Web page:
109. Canterbury, Additional 20: "Bilingual Rule of Chrodegang" (fragment) [Ker 97, Gneuss 206]

110. Canterbury, Additional 25: Waerferth's translation of Gregory the Great, "Dialogues" (fragment) [Ker 96, Gneuss 207]

111. Canterbury, Additional 32: Gregory the Great, "Dialogues" (fragment) [Ker 97* (p.lxiii), Gneuss 208]

115. Dublin, Trinity College 114 (A.5.2): Clement of Llanthony: "Concordia quator evangelistarum" [Ker 152, Gneuss-]

116. Dublin, Trinity College 174 (B.4.3.): Lives of Saints [Ker 103, Gneuss 215]

117. Dublin, Trinity College 492 (E.2.23): "Bede's Death Song" [Ker 104, Gneuss-]

125. Edinburgh, National Library, Advocates' MS 18.7.7: Sedulius, "Carmen Paschale" [Ker 111, Gneuss 253]

187. BL, Cotton Domitian i: Part 1: Isidore, Abbo, Priscian, Bede; Part 2: Geraldus Cambrensis, "Annales Cambriae" [Ker 146 (Part 1), Gneuss 326 (Part 1)]

191. BL, Cotton Faustina A.v: "Bede's Death Song" [Ker 152, Gneuss-]

290. BL, Royal 7 C. iv: Defensor, "Liber scintillarum" with continuous OE gloss [Ker 256, Gneuss 470]

Those most interested in locating the glosses, passages or brief phrases in Old English will do well to have Ker and Gneuss to hand, for the descriptions are by no means limited to the Old English contained in the manuscripts, as the Preface makes clear. For example, item 191 BL, Cotton Faustina A.v, contains "Bede's Death Song" in Old English, but it is not until the fourth page of the description, buried almost in the description of the contents of item 10, that one finds mention of it. Again, the student or scholar wishing to go directly to the Old English will find Ker's listing of the folio numbers convenient for this purpose. Likewise, item 116. Dublin, Trinity College 174 (B.4.3.): Lives of Saints contains just one line of Old English, but one must work through 4 1/2 pages of description before one finds it. Repeating Ker's identifications of the Old English bits would have been impractical, but the user should be aware of the importance of having Ker nearby to facilitate locating those passages in the ample descriptions of long manuscripts like this one.

The quality of the microfiche reproductions lives up to the Editors' stated aim that they meet the "standards expected of a good microfilm reproduction" (v). Some of the manuscripts, however, are in places nearly illegible due to their fragmentary preservation (109, 110, and 111), and in others where the writing is difficult to make out, the scholars responsible for writing the descriptions provide notes explaining the causes of this, where discernible. Those used to working with microfilm in their study of manuscripts will hardly be shocked by smudges, stains, and other obscurities, of course.

Slightly odd is the sub-title given this volume: "Latin Manuscripts with Anglo-Saxon Glosses." Strictly speaking, only four of the ten contain glosses proper, either marginal or continuous (111, 125, 187, and 290). 109 is part of a bilingual copy of the Rule of Chrodegang, 110 is a fragment of Waerferth's Old English translation of Gregory the Great's Dialogi, whereas 117 and 191 contain the Old English "Bede's Death Song." The single Old English line found in item 116 was appropriately styled a "scribble" by Ker. Item 115 contains no Old English at all, and is presumably included here because it was once bound with item 191 (containing Bede's Death Song) but separated from that manuscript in the late 16th or early 17th century. This seems to stretch the limits of the Editors' policy to reproduce the "material contexts" of manuscripts containing Old English, yet one can hardly object to its inclusion here. Though its contents are written in two mid-15th century hands, they consist of Clement of Llanthony's (second half of the 12th century) Concordia euangelistarum, a text which according to Lapidge and Sharpe has yet to be printed [1].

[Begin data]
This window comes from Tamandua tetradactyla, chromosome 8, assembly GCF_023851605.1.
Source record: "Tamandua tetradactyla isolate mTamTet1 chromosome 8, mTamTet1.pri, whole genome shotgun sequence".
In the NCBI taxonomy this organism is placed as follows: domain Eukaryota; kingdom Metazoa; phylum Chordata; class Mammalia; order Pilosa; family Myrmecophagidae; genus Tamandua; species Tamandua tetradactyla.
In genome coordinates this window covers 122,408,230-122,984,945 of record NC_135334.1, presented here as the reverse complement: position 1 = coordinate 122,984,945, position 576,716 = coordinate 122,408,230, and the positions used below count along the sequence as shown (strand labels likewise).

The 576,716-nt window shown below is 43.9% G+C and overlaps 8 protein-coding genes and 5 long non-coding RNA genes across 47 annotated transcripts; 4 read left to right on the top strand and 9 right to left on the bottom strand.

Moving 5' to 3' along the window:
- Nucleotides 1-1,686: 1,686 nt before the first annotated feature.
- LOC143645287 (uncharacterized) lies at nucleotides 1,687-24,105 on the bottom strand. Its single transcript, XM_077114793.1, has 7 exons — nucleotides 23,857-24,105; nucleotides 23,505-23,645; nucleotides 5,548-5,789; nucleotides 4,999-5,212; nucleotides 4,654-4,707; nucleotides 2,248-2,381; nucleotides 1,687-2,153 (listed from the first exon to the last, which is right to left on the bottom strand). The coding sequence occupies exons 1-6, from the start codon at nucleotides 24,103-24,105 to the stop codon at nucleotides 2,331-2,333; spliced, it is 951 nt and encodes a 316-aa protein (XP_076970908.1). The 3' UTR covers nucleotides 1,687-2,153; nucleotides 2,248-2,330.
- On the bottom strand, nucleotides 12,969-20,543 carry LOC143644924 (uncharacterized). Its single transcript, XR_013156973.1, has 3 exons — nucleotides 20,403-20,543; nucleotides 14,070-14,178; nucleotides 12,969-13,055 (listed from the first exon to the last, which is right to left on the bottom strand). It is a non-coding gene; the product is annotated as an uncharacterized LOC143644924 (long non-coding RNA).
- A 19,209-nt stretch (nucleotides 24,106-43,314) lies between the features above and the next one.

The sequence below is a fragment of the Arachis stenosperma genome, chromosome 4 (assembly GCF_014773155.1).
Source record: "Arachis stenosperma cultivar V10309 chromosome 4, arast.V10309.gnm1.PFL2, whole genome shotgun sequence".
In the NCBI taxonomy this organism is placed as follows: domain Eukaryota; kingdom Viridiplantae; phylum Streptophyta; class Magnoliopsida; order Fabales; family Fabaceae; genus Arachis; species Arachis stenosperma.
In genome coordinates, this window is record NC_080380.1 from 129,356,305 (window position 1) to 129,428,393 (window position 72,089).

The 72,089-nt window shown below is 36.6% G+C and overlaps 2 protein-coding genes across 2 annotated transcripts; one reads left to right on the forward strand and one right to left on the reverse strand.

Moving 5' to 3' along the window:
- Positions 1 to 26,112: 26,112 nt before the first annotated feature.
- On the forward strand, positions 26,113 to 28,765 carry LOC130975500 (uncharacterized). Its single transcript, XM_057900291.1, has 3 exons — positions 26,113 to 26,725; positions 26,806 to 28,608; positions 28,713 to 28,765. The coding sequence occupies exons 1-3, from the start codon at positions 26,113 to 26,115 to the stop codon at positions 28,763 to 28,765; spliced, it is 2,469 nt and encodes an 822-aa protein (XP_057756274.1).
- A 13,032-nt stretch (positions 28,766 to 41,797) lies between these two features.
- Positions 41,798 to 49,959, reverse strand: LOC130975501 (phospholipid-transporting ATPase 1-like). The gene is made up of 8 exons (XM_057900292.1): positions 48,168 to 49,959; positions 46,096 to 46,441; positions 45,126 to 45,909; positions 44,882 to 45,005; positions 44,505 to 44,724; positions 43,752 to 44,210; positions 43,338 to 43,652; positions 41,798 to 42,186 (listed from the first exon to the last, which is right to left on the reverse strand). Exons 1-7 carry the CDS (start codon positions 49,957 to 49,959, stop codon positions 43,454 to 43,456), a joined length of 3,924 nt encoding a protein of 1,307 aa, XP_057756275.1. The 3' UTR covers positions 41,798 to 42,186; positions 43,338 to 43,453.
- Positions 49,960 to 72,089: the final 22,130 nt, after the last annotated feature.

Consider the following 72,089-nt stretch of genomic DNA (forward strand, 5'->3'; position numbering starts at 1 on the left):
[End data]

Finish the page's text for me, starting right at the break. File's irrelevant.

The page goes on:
Two very minor imperfections in the volume under review are an error on the label of the envelope containing all the fiches that might lead one to believe that only 9 manuscripts are reproduced; two mss have been labeled "5.", though this error is not repeated elsewhere. Finally, there is an apparent typographical error in the title of a reference work by W.H. James Weale (7, 3rd item in Bibliography): Bookbings and Rubbings of Bindings in the Victoria and Albert Museum.

Any criticism of the project as a whole or of this volume in particular implied by the above is far outweighed by the detail and quality of the descriptions and amount of potentially significant information provided on each of the manuscripts. This is a tremendously important project that clearly involves the coordination of a considerable number of dedicated scholars in the field. When it is finished all those with an interest in Anglo-Saxon England and the manuscript context of its literature will have good reason to be grateful to everyone involved in its production. We may thank especially General Editor Phillip Pulsiano and Executive Director A.N. Doane for their role in conceiving the plan, and more particularly those who write the descriptions for the individual manuscripts, in the case of Volume 5, Peter J. Lucas, A,N. Doane, and I.C. Cunningham. This will surely become an indispensable tool for most serious students of the period and a must for every university library.

NOTES:

[1] A Bibliography of Celtic-Latin Literature, 400- 1200, ed. Michael Lapidge and Richard Sharpe (Dublin, 1985): 21, item 45.